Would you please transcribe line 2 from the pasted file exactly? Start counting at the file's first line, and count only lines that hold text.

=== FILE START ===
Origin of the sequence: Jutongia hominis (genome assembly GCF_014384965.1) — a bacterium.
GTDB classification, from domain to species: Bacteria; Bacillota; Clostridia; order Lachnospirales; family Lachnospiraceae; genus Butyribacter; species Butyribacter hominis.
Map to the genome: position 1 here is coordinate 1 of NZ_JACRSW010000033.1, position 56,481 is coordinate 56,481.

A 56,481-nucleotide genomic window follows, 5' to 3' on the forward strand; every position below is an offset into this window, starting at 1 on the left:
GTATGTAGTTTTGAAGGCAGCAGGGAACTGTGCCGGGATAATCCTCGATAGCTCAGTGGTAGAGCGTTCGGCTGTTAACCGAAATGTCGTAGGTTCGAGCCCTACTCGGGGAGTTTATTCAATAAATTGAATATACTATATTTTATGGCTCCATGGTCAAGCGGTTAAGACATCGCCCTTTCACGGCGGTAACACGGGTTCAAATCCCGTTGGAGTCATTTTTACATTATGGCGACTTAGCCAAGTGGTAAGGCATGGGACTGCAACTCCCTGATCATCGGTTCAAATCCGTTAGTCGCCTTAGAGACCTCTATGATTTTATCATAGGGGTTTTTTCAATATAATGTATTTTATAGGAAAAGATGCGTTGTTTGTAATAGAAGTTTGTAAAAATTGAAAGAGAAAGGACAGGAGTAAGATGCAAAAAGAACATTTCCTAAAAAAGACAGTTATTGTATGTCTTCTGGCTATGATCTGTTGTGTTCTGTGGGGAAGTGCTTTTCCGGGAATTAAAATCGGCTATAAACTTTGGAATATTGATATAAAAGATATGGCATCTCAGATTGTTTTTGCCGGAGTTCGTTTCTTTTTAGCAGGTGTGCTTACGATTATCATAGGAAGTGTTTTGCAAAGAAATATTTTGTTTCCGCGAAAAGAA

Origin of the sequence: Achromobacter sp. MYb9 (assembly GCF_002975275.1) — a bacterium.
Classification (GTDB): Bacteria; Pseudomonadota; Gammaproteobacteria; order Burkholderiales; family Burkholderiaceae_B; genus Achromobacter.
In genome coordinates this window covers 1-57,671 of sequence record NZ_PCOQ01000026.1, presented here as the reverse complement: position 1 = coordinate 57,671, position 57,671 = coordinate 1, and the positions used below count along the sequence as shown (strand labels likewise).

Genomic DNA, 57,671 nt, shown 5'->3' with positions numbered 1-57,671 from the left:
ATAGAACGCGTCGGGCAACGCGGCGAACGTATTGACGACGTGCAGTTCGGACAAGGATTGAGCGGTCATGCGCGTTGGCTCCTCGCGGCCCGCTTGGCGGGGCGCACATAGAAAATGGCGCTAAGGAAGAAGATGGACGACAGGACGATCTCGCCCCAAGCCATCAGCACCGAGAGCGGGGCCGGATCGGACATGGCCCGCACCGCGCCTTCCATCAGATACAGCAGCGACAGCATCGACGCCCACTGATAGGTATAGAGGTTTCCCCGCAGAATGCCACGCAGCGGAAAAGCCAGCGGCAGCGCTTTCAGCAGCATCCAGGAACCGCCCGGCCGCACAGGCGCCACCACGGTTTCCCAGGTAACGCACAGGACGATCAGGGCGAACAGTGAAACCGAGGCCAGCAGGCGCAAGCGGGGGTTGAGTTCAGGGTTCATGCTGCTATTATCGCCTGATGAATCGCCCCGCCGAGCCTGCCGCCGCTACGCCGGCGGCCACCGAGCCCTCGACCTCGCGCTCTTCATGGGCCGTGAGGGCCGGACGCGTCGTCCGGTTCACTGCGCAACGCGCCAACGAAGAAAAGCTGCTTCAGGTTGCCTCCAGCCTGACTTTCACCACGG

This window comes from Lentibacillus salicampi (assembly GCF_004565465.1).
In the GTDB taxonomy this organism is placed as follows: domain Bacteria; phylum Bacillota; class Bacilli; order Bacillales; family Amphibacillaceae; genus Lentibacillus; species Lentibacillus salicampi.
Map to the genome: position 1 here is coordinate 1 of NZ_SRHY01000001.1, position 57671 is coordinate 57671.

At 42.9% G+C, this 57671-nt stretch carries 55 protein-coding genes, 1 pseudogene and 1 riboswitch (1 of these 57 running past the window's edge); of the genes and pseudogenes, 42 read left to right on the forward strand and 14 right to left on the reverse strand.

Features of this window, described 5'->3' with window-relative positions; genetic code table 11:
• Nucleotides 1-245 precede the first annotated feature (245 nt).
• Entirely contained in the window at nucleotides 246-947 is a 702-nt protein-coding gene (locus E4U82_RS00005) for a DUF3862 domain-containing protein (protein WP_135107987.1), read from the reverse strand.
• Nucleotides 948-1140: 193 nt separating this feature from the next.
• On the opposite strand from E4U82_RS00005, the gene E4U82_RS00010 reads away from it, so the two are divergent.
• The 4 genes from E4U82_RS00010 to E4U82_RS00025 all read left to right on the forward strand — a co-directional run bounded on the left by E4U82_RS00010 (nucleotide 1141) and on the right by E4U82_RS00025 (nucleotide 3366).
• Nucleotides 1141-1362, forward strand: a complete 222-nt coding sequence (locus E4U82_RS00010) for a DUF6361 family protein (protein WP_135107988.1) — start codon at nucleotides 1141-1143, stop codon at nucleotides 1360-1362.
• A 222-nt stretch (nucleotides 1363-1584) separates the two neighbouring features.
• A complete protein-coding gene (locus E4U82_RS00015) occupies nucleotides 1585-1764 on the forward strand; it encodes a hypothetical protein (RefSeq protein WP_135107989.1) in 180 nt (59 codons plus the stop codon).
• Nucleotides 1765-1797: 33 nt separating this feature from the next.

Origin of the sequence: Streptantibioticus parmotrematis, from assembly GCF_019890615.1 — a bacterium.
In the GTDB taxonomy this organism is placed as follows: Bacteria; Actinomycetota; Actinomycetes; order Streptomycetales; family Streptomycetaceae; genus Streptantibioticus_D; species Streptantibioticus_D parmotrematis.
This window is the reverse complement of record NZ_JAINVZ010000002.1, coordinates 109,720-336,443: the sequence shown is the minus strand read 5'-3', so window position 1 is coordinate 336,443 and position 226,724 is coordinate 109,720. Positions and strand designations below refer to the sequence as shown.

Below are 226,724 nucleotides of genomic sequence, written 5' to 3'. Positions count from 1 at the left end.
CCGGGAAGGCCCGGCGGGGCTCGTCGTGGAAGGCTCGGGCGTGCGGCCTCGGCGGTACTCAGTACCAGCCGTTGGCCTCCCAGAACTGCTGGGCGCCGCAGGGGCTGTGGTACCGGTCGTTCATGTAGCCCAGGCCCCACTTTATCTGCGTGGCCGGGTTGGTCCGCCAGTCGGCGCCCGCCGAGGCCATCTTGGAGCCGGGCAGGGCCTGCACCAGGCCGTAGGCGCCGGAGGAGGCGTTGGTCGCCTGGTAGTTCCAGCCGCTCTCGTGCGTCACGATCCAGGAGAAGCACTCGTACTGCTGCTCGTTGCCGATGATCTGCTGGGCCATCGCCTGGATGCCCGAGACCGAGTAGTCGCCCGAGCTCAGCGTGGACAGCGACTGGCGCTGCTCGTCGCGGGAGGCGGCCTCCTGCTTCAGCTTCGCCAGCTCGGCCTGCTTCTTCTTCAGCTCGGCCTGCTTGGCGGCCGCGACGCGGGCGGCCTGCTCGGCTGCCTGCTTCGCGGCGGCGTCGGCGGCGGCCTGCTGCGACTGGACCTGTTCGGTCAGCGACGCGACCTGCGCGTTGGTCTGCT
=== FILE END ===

GTDB classification, from domain to species: Bacteria; Bacillota; Clostridia; order Lachnospirales; family Lachnospiraceae; genus Butyribacter; species Butyribacter hominis.